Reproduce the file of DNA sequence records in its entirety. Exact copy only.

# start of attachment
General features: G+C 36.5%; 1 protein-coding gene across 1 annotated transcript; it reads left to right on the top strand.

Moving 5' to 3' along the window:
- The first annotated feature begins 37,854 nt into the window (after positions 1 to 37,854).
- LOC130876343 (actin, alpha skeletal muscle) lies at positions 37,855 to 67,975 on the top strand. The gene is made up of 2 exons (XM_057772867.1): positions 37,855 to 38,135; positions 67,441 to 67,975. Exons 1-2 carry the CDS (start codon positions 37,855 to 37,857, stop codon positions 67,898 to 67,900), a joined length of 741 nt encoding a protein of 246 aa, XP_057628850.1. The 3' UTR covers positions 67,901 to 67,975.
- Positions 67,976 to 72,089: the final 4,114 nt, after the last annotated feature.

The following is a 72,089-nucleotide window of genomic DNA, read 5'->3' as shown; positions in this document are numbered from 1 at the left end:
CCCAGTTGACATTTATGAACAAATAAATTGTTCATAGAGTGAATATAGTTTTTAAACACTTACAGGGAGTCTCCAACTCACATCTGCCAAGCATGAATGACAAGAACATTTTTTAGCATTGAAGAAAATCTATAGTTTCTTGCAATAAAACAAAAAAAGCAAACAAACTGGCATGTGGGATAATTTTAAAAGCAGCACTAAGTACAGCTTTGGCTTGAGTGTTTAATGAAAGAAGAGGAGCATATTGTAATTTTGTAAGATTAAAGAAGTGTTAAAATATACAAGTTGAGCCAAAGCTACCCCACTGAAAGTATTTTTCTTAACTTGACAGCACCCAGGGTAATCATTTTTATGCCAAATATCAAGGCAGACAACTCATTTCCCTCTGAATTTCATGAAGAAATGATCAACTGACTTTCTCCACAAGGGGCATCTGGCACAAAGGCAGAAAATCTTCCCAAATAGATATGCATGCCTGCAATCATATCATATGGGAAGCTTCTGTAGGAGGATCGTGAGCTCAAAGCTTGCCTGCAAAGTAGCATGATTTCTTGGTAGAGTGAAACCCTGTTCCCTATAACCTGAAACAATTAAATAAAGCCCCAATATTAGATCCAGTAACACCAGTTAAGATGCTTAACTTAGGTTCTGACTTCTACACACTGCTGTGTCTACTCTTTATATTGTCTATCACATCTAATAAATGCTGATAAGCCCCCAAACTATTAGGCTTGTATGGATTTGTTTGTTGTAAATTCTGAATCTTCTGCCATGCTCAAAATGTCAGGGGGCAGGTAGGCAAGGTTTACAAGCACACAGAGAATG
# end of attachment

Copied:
General features: G+C 36.5%; 1 protein-coding gene across 1 annotated transcript; it reads left to right on the top strand.

Moving 5' to 3' along the window:
- The first annotated feature begins 37,854 nt into the window (after positions 1 to 37,854).
- LOC130876343 (actin, alpha skeletal muscle) lies at positions 37,855 to 67,975 on the top strand. The gene is made up of 2 exons (XM_057772867.1): positions 37,855 to 38,135; positions 67,441 to 67,975. Exons 1-2 carry the CDS (start codon positions 37,855 to 37,857, stop codon positions 67,898 to 67,900), a joined length of 741 nt encoding a protein of 246 aa, XP_057628850.1. The 3' UTR covers positions 67,901 to 67,975.
- Positions 67,976 to 72,089: the final 4,114 nt, after the last annotated feature.

The following is a 72,089-nucleotide window of genomic DNA, read 5'->3' as shown; positions in this document are numbered from 1 at the left end:
CCCAGTTGACATTTATGAACAAATAAATTGTTCATAGAGTGAATATAGTTTTTAAACACTTACAGGGAGTCTCCAACTCACATCTGCCAAGCATGAATGACAAGAACATTTTTTAGCATTGAAGAAAATCTATAGTTTCTTGCAATAAAACAAAAAAAGCAAACAAACTGGCATGTGGGATAATTTTAAAAGCAGCACTAAGTACAGCTTTGGCTTGAGTGTTTAATGAAAGAAGAGGAGCATATTGTAATTTTGTAAGATTAAAGAAGTGTTAAAATATACAAGTTGAGCCAAAGCTACCCCACTGAAAGTATTTTTCTTAACTTGACAGCACCCAGGGTAATCATTTTTATGCCAAATATCAAGGCAGACAACTCATTTCCCTCTGAATTTCATGAAGAAATGATCAACTGACTTTCTCCACAAGGGGCATCTGGCACAAAGGCAGAAAATCTTCCCAAATAGATATGCATGCCTGCAATCATATCATATGGGAAGCTTCTGTAGGAGGATCGTGAGCTCAAAGCTTGCCTGCAAAGTAGCATGATTTCTTGGTAGAGTGAAACCCTGTTCCCTATAACCTGAAACAATTAAATAAAGCCCCAATATTAGATCCAGTAACACCAGTTAAGATGCTTAACTTAGGTTCTGACTTCTACACACTGCTGTGTCTACTCTTTATATTGTCTATCACATCTAATAAATGCTGATAAGCCCCCAAACTATTAGGCTTGTATGGATTTGTTTGTTGTAAATTCTGAATCTTCTGCCATGCTCAAAATGTCAGGGGGCAGGTAGGCAAGGTTTACAAGCACACAGAGAATG